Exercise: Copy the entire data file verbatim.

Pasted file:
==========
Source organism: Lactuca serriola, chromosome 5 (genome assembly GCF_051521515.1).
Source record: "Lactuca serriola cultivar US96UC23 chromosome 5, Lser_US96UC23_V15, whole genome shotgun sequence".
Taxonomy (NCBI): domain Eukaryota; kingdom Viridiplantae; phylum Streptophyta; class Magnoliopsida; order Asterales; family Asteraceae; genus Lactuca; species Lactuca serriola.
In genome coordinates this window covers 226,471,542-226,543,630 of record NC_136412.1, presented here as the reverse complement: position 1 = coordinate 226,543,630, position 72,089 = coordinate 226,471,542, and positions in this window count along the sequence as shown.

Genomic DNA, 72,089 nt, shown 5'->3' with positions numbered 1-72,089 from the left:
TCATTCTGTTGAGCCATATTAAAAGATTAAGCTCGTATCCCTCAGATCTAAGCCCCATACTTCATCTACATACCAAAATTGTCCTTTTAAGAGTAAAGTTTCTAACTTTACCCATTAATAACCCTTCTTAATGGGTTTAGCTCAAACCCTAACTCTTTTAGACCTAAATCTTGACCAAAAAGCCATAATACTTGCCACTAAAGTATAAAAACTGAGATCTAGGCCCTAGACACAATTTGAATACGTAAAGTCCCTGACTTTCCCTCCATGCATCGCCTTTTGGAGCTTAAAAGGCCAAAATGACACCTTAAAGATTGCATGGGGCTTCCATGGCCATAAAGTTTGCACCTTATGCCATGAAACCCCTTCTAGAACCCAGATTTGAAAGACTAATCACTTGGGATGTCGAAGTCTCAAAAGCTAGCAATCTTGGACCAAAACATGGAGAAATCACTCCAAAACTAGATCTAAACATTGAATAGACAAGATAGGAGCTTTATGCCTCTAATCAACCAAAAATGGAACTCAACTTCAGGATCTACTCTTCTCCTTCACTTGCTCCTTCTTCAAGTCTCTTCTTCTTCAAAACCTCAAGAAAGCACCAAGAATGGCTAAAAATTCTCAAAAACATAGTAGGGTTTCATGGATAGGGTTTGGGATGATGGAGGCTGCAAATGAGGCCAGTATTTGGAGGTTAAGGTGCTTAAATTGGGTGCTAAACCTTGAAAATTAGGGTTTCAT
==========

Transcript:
Source organism: Lactuca serriola, chromosome 5 (genome assembly GCF_051521515.1).
Source record: "Lactuca serriola cultivar US96UC23 chromosome 5, Lser_US96UC23_V15, whole genome shotgun sequence".
Taxonomy (NCBI): domain Eukaryota; kingdom Viridiplantae; phylum Streptophyta; class Magnoliopsida; order Asterales; family Asteraceae; genus Lactuca; species Lactuca serriola.
In genome coordinates this window covers 226,471,542-226,543,630 of record NC_136412.1, presented here as the reverse complement: position 1 = coordinate 226,543,630, position 72,089 = coordinate 226,471,542, and positions in this window count along the sequence as shown.

Genomic DNA, 72,089 nt, shown 5'->3' with positions numbered 1-72,089 from the left:
TCATTCTGTTGAGCCATATTAAAAGATTAAGCTCGTATCCCTCAGATCTAAGCCCCATACTTCATCTACATACCAAAATTGTCCTTTTAAGAGTAAAGTTTCTAACTTTACCCATTAATAACCCTTCTTAATGGGTTTAGCTCAAACCCTAACTCTTTTAGACCTAAATCTTGACCAAAAAGCCATAATACTTGCCACTAAAGTATAAAAACTGAGATCTAGGCCCTAGACACAATTTGAATACGTAAAGTCCCTGACTTTCCCTCCATGCATCGCCTTTTGGAGCTTAAAAGGCCAAAATGACACCTTAAAGATTGCATGGGGCTTCCATGGCCATAAAGTTTGCACCTTATGCCATGAAACCCCTTCTAGAACCCAGATTTGAAAGACTAATCACTTGGGATGTCGAAGTCTCAAAAGCTAGCAATCTTGGACCAAAACATGGAGAAATCACTCCAAAACTAGATCTAAACATTGAATAGACAAGATAGGAGCTTTATGCCTCTAATCAACCAAAAATGGAACTCAACTTCAGGATCTACTCTTCTCCTTCACTTGCTCCTTCTTCAAGTCTCTTCTTCTTCAAAACCTCAAGAAAGCACCAAGAATGGCTAAAAATTCTCAAAAACATAGTAGGGTTTCATGGATAGGGTTTGGGATGATGGAGGCTGCAAATGAGGCCAGTATTTGGAGGTTAAGGTGCTTAAATTGGGTGCTAAACCTTGAAAATTAGGGTTTCAT